WASHINGTON — Banking groups lined up today to oppose legislation that would require financial institutions to cash government checks for non-customers and offer low-cost savings or checking accounts.
The bankers told the Senate Banking subcommittee on consumer and regulatory affairs that banks have been doing a good job of voluntarily meeting the needs of the poor and elderly and should not have new government requirements imposed on them as proposed by Sen. Howard M. Metzenbaum (D-Ohio).
"How can it make sense for Washington to mandate one rigid approach which is supposed to meet the needs of all our diverse communities?" asked American Bankers Assn. representative Robert L. Stevens, president of the Bryn Mawr Trust Co. in Pennsylvania.
But officials of organizations representing consumers and the elderly told the panel that financial institutions ought to be ashamed to argue against government involvement at a time when Congress is considering a $300-billion rescue of the savings and loan industry.
"Banking lobbyists have often stated that the banking industry is a private enterprise and should not be looked on as having to fill any given public purpose," said Peggy Miller of the Consumer Federation of America. "Such an assumption made in the face of the astronomical costs to the public of the S&L bailout is indefensible."
Metzenbaum had originally tried to enact his proposals by attaching them to the S&L bailout bill passed by the Senate on April 19, but he backed off after Sen. Alan J. Dixon (D-Ill.), chairman of the subcommittee, promised him a hearing.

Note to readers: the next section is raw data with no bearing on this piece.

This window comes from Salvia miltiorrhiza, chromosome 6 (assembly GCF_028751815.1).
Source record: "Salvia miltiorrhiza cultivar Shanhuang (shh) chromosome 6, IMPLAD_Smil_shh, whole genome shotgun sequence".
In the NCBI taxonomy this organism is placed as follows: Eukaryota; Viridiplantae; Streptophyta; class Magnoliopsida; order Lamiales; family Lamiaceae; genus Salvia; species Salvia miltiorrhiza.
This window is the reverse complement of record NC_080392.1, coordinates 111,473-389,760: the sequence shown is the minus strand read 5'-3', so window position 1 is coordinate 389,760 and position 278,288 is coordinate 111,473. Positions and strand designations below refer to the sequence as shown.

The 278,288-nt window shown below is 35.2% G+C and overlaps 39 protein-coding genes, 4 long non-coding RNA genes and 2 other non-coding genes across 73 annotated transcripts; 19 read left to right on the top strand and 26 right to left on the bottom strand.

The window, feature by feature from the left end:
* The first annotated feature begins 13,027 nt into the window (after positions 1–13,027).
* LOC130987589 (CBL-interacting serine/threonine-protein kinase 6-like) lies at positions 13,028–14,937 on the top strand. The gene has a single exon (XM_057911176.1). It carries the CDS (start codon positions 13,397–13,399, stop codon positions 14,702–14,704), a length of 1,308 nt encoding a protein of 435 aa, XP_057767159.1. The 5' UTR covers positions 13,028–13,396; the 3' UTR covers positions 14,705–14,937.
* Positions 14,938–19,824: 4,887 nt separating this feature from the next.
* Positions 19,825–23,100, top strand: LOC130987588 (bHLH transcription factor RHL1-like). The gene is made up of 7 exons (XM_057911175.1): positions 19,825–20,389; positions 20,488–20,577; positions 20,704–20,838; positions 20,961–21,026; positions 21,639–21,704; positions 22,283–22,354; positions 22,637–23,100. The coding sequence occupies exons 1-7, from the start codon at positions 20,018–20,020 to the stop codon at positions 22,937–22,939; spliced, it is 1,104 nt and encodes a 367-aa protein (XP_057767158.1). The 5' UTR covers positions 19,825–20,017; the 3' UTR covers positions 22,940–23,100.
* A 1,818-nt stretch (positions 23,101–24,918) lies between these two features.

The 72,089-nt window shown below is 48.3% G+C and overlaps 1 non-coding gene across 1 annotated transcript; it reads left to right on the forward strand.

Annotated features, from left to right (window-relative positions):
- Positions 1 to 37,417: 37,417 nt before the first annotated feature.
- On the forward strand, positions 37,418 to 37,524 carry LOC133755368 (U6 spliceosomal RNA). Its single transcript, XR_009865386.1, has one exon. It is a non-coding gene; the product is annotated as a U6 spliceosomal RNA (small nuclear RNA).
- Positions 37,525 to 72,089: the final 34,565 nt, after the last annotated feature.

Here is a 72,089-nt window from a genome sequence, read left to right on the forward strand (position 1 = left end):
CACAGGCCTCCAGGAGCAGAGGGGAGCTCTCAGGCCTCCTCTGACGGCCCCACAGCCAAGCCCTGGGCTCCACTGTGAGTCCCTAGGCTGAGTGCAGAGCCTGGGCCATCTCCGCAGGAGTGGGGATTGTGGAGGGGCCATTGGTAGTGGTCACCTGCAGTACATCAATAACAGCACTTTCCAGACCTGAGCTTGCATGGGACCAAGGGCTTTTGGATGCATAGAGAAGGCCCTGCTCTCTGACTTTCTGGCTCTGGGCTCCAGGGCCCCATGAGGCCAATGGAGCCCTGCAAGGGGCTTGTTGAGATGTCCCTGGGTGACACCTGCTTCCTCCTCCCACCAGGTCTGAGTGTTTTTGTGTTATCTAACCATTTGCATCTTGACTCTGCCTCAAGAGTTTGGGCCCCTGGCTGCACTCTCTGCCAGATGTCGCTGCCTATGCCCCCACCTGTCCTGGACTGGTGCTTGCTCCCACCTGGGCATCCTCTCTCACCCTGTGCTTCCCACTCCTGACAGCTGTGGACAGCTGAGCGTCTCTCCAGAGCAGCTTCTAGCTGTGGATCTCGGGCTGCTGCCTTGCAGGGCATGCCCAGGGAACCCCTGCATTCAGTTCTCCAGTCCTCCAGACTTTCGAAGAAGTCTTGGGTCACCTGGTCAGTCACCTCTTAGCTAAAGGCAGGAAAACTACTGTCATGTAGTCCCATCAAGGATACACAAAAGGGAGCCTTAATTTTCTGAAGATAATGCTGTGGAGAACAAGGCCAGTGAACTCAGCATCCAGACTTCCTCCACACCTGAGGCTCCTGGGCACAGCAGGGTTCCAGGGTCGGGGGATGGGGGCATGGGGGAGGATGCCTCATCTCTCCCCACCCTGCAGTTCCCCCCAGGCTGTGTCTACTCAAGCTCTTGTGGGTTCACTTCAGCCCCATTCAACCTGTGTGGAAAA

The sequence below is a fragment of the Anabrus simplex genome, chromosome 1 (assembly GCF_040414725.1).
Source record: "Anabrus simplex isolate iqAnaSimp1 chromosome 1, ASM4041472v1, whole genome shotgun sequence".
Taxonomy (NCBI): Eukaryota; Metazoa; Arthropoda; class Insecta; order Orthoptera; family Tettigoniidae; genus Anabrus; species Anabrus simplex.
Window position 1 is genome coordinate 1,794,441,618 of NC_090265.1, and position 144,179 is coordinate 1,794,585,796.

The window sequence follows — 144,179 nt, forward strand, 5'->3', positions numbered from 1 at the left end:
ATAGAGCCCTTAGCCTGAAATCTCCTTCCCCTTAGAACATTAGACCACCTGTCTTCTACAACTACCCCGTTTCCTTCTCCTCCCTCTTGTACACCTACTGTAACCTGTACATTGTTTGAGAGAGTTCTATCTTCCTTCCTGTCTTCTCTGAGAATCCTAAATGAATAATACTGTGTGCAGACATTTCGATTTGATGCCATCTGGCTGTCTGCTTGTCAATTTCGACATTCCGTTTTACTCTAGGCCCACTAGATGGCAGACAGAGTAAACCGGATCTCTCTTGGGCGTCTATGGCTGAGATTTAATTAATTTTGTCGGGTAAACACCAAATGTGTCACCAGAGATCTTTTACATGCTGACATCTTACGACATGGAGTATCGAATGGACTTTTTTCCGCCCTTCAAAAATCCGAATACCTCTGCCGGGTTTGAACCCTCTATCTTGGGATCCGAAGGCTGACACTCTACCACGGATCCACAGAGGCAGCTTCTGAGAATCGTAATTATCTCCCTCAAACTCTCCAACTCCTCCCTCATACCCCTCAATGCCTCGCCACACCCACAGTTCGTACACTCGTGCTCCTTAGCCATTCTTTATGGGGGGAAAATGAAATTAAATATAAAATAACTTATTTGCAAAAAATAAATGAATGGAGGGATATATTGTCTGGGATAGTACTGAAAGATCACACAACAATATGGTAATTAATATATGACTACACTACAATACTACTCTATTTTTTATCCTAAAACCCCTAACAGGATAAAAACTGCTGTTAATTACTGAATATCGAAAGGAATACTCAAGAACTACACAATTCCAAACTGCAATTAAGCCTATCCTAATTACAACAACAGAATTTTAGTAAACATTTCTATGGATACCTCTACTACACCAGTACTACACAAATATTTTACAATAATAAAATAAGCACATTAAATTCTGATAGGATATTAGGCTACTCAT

Dixon said he is keeping an open mind on the proposals and will decide "in a month or so" whether to begin moving them through the legislative process.
One of Metzenbaum's bills would require banks and S&Ls to cash such government checks as welfare and Social Security payments of up to $1,500 for non-customers with proper identification. The institutions would be permitted to cover their costs through a low fee set by the Federal Reserve.
The second measure would require financial institutions to offer low-cost accounts with a minimum balance of $25 and a maximum balance of $1,000. The institutions would have to provide monthly statements and permit up to 10 checks or withdrawals a month.
"This is not drastic or Draconian legislation. It's a very modest proposal," he said.
However, banking groups complained that they would suffer losses from fraud if denied the right to refuse to cash a check.
The bankers' association said a survey showed that more than half of banks and three-quarters of large banks already offer low-cost basic accounts and that 80% cash government checks for non-customers.